Gold vs 10yr Nominal - Real vs 30yr Real
Despite inflation and gold’s relationship breaking in 2021, we saw real yields edge higher on expectations of a sooner-than-expected interest rate increase from the Fed.
More recently, the Fed Reserve made no changes to its monetary policy but did raise its GDP forecast and inflation outlook. Rising long-term yields are expected for this stage in the recovery but, if inflation expectations continue to rise, breaching psychological levels, that could prove supportive for the gold price. The lack of any agreement on inflation risk, alongside a weaker dollar, keeps some investors on the fence as policymakers have been downplaying the risks. We see rising inflation to lift the gold price during the third quarter of this year as we start to see economies in full-swing recovery. However, it remains to be seen whether the market will hold on to gold for inflation hedging. Now, central banks are starting to have conversations about tapering bond-buying as a means of reducing support for a recovering economy, which could present some downside risks to gold. In May 2013, when the last tapering was announced, gold did not respond immediately, but nonetheless, it tightened the markets. Gold continued to fall until the end of 2015, reaching $1,046/oz. We would expect the next tapering statements to have a similar impact on gold’s price, especially if it is paired with continued economic recovery.
In April, however, the dollar-gold relationship remained intact, as softer bond yields gave more room for the precious metal to grow. Indeed, despite stocks remaining near record highs, gold gained 7.15% during the month. Likewise, global negative-yielding debt fell in the first two months of the year as the nominal yields rose, pushing some of the shorter-term real yields into positive territory, maintaining a positive relationship with gold. We do not expect yields to rise much further, but they are likely to remain elevated, supporting gold prices in the medium term.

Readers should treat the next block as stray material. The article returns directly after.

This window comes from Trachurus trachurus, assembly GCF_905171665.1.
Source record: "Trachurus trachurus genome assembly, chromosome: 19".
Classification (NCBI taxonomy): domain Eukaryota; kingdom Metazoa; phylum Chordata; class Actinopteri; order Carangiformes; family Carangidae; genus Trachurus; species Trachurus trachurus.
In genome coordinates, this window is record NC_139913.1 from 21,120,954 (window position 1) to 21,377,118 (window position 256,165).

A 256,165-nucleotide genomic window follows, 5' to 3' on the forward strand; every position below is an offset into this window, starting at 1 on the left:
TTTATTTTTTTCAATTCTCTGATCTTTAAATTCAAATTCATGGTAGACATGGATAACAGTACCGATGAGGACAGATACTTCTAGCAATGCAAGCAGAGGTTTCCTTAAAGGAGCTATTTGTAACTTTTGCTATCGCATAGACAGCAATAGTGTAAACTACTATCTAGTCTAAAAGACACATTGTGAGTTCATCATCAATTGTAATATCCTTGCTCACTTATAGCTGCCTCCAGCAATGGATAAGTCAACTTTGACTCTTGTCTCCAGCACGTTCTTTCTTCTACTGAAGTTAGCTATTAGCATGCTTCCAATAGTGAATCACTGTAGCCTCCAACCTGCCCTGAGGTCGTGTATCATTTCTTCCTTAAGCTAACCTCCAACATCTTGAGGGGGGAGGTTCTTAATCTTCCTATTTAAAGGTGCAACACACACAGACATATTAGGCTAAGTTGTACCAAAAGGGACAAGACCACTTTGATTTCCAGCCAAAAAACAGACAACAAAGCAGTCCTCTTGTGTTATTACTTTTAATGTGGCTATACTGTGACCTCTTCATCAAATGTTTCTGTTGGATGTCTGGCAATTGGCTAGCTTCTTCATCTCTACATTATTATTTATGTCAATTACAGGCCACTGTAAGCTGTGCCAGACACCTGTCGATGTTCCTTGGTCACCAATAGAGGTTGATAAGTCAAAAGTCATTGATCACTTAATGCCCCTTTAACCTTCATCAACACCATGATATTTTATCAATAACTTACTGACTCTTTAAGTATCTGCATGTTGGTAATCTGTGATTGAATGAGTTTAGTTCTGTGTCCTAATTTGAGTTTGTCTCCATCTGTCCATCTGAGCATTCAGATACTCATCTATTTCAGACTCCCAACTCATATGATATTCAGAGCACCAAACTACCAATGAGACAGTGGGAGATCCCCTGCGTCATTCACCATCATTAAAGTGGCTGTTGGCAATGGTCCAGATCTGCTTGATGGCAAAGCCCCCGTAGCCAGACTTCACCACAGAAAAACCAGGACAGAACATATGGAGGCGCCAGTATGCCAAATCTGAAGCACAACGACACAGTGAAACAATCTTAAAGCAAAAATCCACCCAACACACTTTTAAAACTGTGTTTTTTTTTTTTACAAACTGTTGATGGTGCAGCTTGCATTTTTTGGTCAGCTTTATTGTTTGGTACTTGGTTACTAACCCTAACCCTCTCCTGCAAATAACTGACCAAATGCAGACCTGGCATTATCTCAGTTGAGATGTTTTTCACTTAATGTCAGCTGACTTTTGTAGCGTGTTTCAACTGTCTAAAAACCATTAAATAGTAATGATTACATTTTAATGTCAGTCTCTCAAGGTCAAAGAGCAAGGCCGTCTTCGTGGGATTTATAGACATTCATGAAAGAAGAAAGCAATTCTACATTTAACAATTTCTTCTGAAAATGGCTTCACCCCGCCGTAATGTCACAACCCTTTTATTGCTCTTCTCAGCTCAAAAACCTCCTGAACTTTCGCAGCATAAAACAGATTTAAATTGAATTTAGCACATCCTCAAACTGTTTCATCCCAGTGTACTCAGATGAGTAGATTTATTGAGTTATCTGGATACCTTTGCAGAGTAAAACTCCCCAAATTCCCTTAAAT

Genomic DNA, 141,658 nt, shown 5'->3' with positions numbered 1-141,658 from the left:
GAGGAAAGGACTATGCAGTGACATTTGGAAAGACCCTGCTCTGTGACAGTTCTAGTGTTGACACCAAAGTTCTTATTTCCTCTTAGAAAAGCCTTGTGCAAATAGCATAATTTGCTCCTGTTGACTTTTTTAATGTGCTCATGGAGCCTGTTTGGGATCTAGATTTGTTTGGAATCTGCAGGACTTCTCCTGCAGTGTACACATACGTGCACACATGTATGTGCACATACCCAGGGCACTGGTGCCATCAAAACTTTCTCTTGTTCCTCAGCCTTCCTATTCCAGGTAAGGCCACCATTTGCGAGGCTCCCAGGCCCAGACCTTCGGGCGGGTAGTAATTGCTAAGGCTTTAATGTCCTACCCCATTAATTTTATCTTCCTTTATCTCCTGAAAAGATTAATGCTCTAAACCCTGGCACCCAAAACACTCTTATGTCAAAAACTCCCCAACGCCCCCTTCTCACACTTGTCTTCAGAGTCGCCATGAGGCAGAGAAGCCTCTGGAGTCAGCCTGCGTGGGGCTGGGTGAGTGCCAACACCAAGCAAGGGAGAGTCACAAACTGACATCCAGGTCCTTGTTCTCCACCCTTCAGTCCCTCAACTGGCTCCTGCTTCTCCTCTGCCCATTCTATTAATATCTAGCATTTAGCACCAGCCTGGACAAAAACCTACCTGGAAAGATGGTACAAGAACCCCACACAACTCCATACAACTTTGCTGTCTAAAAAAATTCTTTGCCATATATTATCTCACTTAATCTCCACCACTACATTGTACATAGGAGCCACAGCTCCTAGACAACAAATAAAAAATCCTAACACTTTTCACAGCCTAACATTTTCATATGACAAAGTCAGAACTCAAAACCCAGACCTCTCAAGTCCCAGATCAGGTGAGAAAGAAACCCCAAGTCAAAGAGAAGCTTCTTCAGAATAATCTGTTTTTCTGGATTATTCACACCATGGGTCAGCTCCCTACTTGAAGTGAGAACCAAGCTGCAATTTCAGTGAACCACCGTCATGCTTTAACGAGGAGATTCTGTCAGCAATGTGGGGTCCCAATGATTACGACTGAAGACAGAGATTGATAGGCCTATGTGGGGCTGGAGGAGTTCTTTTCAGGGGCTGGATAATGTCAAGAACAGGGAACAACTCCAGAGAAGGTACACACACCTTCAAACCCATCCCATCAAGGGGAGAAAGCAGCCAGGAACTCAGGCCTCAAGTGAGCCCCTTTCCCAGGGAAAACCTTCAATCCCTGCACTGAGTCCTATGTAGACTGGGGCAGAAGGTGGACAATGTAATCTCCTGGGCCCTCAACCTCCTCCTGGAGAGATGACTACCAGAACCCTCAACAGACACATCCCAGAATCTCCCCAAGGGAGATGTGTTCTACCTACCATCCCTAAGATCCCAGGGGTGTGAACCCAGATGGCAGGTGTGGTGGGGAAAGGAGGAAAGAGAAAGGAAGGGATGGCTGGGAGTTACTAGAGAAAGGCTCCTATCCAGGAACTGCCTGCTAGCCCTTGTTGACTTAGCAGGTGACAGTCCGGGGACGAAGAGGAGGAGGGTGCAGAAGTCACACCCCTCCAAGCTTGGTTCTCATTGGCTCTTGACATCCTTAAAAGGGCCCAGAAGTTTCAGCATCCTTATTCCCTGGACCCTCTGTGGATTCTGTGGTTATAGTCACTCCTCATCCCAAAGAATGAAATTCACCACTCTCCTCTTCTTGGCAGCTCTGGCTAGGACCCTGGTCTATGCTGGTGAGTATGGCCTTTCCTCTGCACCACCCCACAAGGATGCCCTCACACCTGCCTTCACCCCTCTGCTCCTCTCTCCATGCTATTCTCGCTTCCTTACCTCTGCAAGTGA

Gold vs Dollar vs Stocks vs US 10yr Yield
Both gold and US stocks are picking up higher in April, whilst the dollar loses steam.
Swiss gold exports to Asia have gained momentum, rising to multi-year highs, confirming expectations that demand in Asia, particularly India, is improving. Switzerland exported 57.9t of gold to India and 2t to China in February. Meanwhile, in Europe, Hungary tripled its gold reserves in one of the biggest purchases by a central bank in decades – the latest sign of governments turning to precious metals as a safeguard of value. The monetary authority raised its value to 94.5t in March. Additionally, the WGC showed that global central banks were net buyers of gold in February, as they added 8.8t to their gold reserves. Now, with ETFs in a months-long contraction, falling by 8.3% YTD to 98.32m in April, the market is looking elsewhere for support. We believe that central banks will continue to purchase gold for the rest of 2021, but the immediate outlook remains in the balance.
Central Bank Gold Purchases
Central bank purchases began to gain pace from February.
Still, a resurgence in virus cases and restrictions on movement and business activity in India is worrying jewellers as it could threaten the revival in sales. Meanwhile, gold demand in China is rebounding. Gold withdrawals from the Shanghai Gold Exchange in March were more than double the volume year-on-year. Withdrawals totalled 168t last month, up 104% y/y but down 23% compared to 2019. Another indicator of recovery in the world's largest gold market is the local gold price, which has been consistently trading at a premium to the international spot price since mid-February. Indeed, jewellery sales during the Chinese New Year were higher than those in 2019 and 2020, and manufacturers and retailers needed to replenish their stocks.
India Rating and Research estimates demand for gold jewellery to increase by 30-35% y/y in 2022, owing to rising demand improving consumer sentiment with the rollout of COVID-19 vaccine. In a more medium-term view, they expect the wedding demand to restore in Q3 2021. Physical prices have fallen by 20% since their peak in August, due to both a fall in spot price and the reduction in import duty and an appreciating rupee, which is incentivising purchases from abroad. Official Indian imports hit a 21-month high of 91t in March, as jewellery and retailers restocked. A selloff in gold ETFs is further eroding support. We have seen on days when rates are down, gold has struggled to gain footing, suggesting that there is little buying interest. The outflows appear to have had a big impact on gold prices.
A similar story to gold; rising real yields and the strengthening dollar have kept silver’s price on the back foot, driving the precious metal to test $24.40/oz by the end of March. The Fed reiterated that it expects to maintain the accommodative monetary policy and keep the near-term interest rates very low until at least 2022 to support economic growth. However, as the rollout of vaccinations drives hopes of a global economic and industrial recovery and bond yields rise in response, silver is likely to see another leg up in the upcoming months.